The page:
Gardner-Webb History and English Classes Prepared Alumna for Career in Law

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Lt. Elizabeth K. Kiessling (’07) Serves in U.S. Navy Judge Advocate General’s (JAG) Corps

After graduating with her bachelor’s degree in history and minor in English from Gardner-Webb University, Elizabeth K. Kiessling (’07) headed to law school in Sacramento, Calif. Her goal—which she reached in the fall of 2010—was to be commissioned as an officer in the U.S. Navy Judge Advocate General’s (JAG) Corps.

Since becoming a lieutenant, Kiessling has been stationed in Ventura, Calif., Pearl Harbor, Hawaii, and Washington, D.C. She has served as a government prosecutor and as general counsel to several commanding officers.

“My parents instilled in me a strong desire to give back, and I chose to serve in the JAG Corps chiefly because I wanted to use my education to do something meaningful for my country,” Kiessling affirmed. “I also wanted to learn how to be a strong and effective attorney and leader, something required of all Navy judge advocates. Further, the Navy JAG Corps offers opportunities far beyond what I could have expected to do in most traditional law firms, including opportunities to advise commanding officers on a variety of complex issues, deploy on aircraft carriers, earn advanced degrees, live in a variety of exciting places, and be a part of the world’s most powerful Navy.”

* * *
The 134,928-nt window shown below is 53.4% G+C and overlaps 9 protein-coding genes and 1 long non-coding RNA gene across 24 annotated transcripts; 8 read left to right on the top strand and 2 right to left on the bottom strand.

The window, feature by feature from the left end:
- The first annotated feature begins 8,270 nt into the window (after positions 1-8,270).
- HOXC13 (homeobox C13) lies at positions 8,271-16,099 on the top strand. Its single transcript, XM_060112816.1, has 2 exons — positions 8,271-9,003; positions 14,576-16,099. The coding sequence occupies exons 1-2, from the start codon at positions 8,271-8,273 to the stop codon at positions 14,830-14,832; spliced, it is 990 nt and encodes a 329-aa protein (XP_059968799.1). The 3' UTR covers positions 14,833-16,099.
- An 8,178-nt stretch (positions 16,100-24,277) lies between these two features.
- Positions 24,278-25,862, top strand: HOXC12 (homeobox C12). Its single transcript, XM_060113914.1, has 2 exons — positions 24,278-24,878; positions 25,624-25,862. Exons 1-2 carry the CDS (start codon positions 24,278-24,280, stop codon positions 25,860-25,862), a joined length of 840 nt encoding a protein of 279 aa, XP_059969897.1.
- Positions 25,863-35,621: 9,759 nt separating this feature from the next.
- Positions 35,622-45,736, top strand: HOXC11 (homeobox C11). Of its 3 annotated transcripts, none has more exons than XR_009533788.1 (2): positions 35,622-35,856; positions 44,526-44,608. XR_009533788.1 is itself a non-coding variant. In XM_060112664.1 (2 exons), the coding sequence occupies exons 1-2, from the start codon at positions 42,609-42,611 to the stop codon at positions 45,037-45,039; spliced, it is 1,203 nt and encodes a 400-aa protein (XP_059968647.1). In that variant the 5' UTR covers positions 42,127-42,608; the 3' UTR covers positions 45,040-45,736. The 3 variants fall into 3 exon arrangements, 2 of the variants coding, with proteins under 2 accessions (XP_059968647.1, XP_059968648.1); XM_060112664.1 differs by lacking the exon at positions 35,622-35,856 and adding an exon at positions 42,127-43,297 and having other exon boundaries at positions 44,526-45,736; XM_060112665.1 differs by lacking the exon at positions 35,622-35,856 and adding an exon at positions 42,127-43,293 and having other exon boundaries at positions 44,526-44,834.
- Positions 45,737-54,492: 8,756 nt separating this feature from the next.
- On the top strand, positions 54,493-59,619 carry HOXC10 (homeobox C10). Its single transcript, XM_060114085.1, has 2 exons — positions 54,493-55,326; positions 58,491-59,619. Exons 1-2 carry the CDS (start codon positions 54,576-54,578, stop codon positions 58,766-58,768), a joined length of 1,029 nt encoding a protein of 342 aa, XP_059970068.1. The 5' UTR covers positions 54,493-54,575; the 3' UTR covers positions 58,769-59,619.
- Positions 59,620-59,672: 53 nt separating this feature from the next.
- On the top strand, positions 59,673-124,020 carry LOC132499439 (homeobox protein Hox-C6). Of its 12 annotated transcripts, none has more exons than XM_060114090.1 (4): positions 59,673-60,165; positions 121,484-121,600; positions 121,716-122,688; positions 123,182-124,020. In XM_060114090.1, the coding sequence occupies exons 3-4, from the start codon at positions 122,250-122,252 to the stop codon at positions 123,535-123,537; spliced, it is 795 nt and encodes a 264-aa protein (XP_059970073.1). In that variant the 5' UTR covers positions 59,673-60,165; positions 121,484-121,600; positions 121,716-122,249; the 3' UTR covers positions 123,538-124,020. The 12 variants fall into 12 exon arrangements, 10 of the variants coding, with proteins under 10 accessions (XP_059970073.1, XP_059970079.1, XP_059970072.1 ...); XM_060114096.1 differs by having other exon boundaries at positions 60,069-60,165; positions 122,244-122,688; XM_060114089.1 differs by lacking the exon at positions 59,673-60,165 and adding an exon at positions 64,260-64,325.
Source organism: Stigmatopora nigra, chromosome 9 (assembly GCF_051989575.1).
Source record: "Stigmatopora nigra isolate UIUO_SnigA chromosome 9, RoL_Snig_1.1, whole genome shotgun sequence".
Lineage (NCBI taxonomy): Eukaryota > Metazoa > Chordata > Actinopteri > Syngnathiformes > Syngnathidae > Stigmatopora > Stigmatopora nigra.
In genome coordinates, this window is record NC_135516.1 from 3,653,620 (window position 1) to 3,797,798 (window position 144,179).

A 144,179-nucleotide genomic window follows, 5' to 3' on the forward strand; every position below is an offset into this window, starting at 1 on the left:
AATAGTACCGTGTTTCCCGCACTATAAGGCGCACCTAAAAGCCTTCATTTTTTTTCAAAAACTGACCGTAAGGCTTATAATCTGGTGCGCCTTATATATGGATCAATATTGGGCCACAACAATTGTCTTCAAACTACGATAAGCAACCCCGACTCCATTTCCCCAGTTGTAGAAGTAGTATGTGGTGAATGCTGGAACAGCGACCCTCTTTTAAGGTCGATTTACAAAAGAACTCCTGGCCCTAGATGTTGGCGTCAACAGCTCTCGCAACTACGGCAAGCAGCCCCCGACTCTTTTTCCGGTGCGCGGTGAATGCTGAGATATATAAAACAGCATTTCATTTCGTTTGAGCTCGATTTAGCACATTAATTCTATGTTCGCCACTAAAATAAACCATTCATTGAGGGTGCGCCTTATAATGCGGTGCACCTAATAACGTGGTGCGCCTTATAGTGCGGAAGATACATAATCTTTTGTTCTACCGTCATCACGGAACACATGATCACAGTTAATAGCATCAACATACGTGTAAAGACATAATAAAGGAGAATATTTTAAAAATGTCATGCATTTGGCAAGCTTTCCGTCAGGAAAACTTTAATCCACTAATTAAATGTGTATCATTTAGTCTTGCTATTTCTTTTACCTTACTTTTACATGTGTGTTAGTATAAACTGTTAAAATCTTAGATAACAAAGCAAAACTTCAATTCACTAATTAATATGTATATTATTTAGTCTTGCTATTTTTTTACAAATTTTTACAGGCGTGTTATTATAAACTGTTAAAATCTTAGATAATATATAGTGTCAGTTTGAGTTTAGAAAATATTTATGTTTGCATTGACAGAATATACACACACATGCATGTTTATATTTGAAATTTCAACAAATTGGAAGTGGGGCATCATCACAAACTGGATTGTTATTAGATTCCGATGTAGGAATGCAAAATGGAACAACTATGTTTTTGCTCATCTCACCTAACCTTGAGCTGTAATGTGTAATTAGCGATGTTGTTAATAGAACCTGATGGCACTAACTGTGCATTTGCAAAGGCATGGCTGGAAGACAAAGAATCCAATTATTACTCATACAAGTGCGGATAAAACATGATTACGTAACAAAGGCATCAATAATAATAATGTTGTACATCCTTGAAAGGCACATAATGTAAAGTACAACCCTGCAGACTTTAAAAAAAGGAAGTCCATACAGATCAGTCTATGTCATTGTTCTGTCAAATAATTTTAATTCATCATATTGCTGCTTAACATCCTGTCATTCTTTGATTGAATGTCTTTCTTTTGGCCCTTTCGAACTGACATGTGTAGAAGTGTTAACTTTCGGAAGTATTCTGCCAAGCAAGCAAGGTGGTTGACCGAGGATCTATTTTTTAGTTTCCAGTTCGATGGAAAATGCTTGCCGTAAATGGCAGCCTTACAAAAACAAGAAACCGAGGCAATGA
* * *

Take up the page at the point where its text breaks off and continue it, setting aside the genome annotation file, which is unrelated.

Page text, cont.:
Her GWU professors prepared her to excel in law school and in service to the Navy. “It was important to me to be able to effectively research, analyze, write, and communicate on a variety of topics in a variety of situations,” she assessed. “My studies accomplished this, in addition to challenging me on a daily basis to think about things in new ways.”

Beyond academics, Kiessling appreciated the close-knit GWU community. “Gardner-Webb students have a unique opportunity to form meaningful relationships with their professors, men and women of achievement and character who are dedicated to the success of their students,” she related. “I was fortunate enough to form such relationships with several of my professors, who challenged and mentored me, and who continue to do so.”

While all of her professors were outstanding, she especially appreciated the teaching styles of Dr. Tony Eastman, retired professor of history, and Dr. David Parker, professor of English and chair of the Department of English Language and Literature. “Dr. Eastman’s love of history made class fun, and he always challenged me to challenge myself,” she observed. “His example of personal integrity and excellence is one that I continue to try to emulate even today. And Dr. Parker has a unique ability to bring literature to life for his students, and to shape students into discerning thinkers and strong writers. I am sure that his guidance made me the attorney that I am today.”

The views presented are those of Elizabeth Kiessling and do not necessarily represent the views of the Department of Defense or the Department of the Navy.